The remainder of the Weibo era section has a more traditional political theme. In general, it deals with the impact of microblogs on political institutions and on the political engagement of Chinese citizens. The analysis presented in this section has a tightness that is not quite there in the first half of the book, a section that covers a much wider variety of topics over a longer period, including backpacking communities and television talent contests. I enjoyed reading the chapters by Xu and Sally Xiaojin Chen, and Marina Svensson’s chapter looking at which voices are heard on Weibo adds to a growing literature on how the internet may not be the loudspeaker that many of the least heard voices need. It also includes compelling evidence that the internet in China is merely reproducing offline power online.
But, while I agree with Svensson’s conclusions, basing the analysis of migrant workers on a sample of only 15 Weibo accounts that belong to them seems too limited, especially as there are thought to be over 250 million migrant workers in China. Also, the rather arbitrary decision to make having more than 1,000 followers a point of analysis was confusing: is 1,000 followers the average number of a Weibo account? Perhaps it is time to move away from the use of arbitrary figures, such as 1,000 followers, and start thinking about better ways to analyse how a voice is heard on social media. I myself am a tech-savvy 29-year-old with over ten years of experience using Chinese-language social media and chat programs, and I only have 1,048 followers on Weibo. Furthermore, only 16% of the accounts that follow me have over 1,000 followers, making my followers, many of whom are also tech-savvy millennials, underperform compared to the migrant workers in this study, 40% of whom have over 1,000 followers. With these points I am not trying to suggest that migrant workers have a greater voice on Weibo than moderately wealthy millennials; instead, I am trying to show how easily statistics can be misrepresented or misinterpreted, and how important it is to be responsible with their use. So, while I applaud the desire of many researchers to use mixed methods studies, these research methods, whether qualitative or quantitative, still need to be rigorous.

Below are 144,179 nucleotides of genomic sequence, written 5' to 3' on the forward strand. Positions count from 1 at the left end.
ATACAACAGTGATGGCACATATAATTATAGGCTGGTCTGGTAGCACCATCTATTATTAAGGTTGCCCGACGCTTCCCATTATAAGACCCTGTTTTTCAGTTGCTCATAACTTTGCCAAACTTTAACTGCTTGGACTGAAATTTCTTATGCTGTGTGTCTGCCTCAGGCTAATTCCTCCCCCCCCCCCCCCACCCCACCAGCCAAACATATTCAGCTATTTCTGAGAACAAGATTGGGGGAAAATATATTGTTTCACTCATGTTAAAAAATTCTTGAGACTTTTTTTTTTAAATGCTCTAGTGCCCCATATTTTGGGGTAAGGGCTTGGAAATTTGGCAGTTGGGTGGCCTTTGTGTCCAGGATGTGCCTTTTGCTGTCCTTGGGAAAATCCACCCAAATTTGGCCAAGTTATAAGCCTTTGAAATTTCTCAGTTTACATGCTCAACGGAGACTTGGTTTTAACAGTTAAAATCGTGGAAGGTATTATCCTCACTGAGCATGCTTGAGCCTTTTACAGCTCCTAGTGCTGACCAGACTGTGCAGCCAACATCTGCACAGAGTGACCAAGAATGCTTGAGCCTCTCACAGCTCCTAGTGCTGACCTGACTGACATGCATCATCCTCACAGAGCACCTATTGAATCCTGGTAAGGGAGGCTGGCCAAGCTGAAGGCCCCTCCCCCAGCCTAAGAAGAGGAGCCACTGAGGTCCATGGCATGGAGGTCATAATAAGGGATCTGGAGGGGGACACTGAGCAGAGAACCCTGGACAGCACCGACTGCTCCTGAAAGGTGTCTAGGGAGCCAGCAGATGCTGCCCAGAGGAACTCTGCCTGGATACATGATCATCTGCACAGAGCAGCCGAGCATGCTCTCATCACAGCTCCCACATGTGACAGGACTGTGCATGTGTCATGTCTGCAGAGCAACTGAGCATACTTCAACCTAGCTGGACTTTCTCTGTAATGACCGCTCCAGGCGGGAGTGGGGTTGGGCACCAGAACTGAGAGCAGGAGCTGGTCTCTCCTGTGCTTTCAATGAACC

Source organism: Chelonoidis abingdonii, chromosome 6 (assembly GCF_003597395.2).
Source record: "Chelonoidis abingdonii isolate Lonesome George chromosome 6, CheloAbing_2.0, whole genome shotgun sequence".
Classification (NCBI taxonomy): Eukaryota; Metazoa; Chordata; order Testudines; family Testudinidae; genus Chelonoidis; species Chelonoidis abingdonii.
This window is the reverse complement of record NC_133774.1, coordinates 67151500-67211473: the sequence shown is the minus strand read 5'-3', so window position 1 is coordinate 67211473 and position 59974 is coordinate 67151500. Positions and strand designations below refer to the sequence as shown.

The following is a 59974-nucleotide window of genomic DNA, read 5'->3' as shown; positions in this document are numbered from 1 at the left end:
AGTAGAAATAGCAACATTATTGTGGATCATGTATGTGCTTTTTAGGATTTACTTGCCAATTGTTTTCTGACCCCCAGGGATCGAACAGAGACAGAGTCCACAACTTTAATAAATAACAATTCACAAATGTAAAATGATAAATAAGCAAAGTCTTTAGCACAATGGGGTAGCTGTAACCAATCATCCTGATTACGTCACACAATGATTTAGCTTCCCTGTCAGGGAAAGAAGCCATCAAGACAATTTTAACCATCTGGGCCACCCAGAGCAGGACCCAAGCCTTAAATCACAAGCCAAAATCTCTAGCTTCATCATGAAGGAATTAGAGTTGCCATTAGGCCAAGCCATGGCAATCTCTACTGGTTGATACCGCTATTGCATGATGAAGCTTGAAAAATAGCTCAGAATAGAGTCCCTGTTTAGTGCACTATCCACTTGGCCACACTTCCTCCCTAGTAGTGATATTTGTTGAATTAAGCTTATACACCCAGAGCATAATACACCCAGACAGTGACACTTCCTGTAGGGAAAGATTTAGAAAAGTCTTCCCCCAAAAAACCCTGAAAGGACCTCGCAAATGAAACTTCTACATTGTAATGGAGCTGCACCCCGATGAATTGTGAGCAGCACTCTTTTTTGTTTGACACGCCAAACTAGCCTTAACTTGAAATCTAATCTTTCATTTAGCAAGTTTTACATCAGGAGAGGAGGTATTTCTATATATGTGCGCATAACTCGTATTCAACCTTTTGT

Perhaps the greatest problem in researching ICTs and the internet is also part of its beauty, and that is the rapid pace of change. Technologies and the practices of ICT users often evolve faster than the research on them is published. This leaves us with an elephant in the room, and that is WeChat (Weixin), the platform that has begun to dominate the internet in China over the last three years, and the platform that currently has 650 million monthly average users. Fortunately, the decision to take a longer historical view on contestation on the Chinese internet means that an absence of chapters focusing on WeChat does little to detract from the impact of this volume and its importance as a comparative tool for contemporary social science research.
In conclusion, part of this volume’s value is that, as an edited collection, it gives the reader a detailed look at a variety of topics and time periods, and the chapters also deal with events and trends on the Chinese internet over a period of more than ten years. The range of themes covered by the various authors gives the reader a historical perspective on the Chinese internet that is sorely needed to understand current trends. In a sense, it could be argued that this volume goes some way to being one of the first attempts at a genealogy of conflict and contestation on the Chinese internet. And, while the absence of WeChat is noticeable, reports of the death of Sina Weibo may have been greatly exaggerated, with Weibo still an important realm for political discussion, contestation and more.
Carwyn Morris is an ESRC-funded PhD student on the programme Human Geography and Urban Studies in the Department of Geography and Environment at the London School of Economics. His research focuses on mobile phones, migration, mediated intimacy and the reproduction of place and home in urban China. He can be followed on Twitter: @carwyn.
Note: This review gives the views of the author, and not the position of the LSE Review of Books blog, or of the London School of Economics.